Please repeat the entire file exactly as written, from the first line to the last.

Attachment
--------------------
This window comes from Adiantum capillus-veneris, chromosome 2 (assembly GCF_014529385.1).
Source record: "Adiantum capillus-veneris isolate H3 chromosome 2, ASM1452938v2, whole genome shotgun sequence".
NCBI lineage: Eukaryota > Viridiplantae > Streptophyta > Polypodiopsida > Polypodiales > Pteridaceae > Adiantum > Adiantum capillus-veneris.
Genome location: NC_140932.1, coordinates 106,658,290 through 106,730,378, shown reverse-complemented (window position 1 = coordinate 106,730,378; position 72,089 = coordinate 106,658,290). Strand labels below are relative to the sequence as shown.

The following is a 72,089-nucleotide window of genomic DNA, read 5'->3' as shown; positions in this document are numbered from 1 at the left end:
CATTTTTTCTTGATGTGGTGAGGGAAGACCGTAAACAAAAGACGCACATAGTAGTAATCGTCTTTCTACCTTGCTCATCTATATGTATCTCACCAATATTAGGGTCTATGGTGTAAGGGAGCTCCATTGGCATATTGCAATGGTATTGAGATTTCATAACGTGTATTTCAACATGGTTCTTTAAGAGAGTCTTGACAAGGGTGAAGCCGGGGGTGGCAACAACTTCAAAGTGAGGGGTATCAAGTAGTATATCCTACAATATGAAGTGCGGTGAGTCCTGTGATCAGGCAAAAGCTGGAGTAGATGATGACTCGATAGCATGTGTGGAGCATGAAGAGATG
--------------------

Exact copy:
This window comes from Adiantum capillus-veneris, chromosome 2 (assembly GCF_014529385.1).
Source record: "Adiantum capillus-veneris isolate H3 chromosome 2, ASM1452938v2, whole genome shotgun sequence".
NCBI lineage: Eukaryota > Viridiplantae > Streptophyta > Polypodiopsida > Polypodiales > Pteridaceae > Adiantum > Adiantum capillus-veneris.
Genome location: NC_140932.1, coordinates 106,658,290 through 106,730,378, shown reverse-complemented (window position 1 = coordinate 106,730,378; position 72,089 = coordinate 106,658,290). Strand labels below are relative to the sequence as shown.

The following is a 72,089-nucleotide window of genomic DNA, read 5'->3' as shown; positions in this document are numbered from 1 at the left end:
CATTTTTTCTTGATGTGGTGAGGGAAGACCGTAAACAAAAGACGCACATAGTAGTAATCGTCTTTCTACCTTGCTCATCTATATGTATCTCACCAATATTAGGGTCTATGGTGTAAGGGAGCTCCATTGGCATATTGCAATGGTATTGAGATTTCATAACGTGTATTTCAACATGGTTCTTTAAGAGAGTCTTGACAAGGGTGAAGCCGGGGGTGGCAACAACTTCAAAGTGAGGGGTATCAAGTAGTATATCCTACAATATGAAGTGCGGTGAGTCCTGTGATCAGGCAAAAGCTGGAGTAGATGATGACTCGATAGCATGTGTGGAGCATGAAGAGATG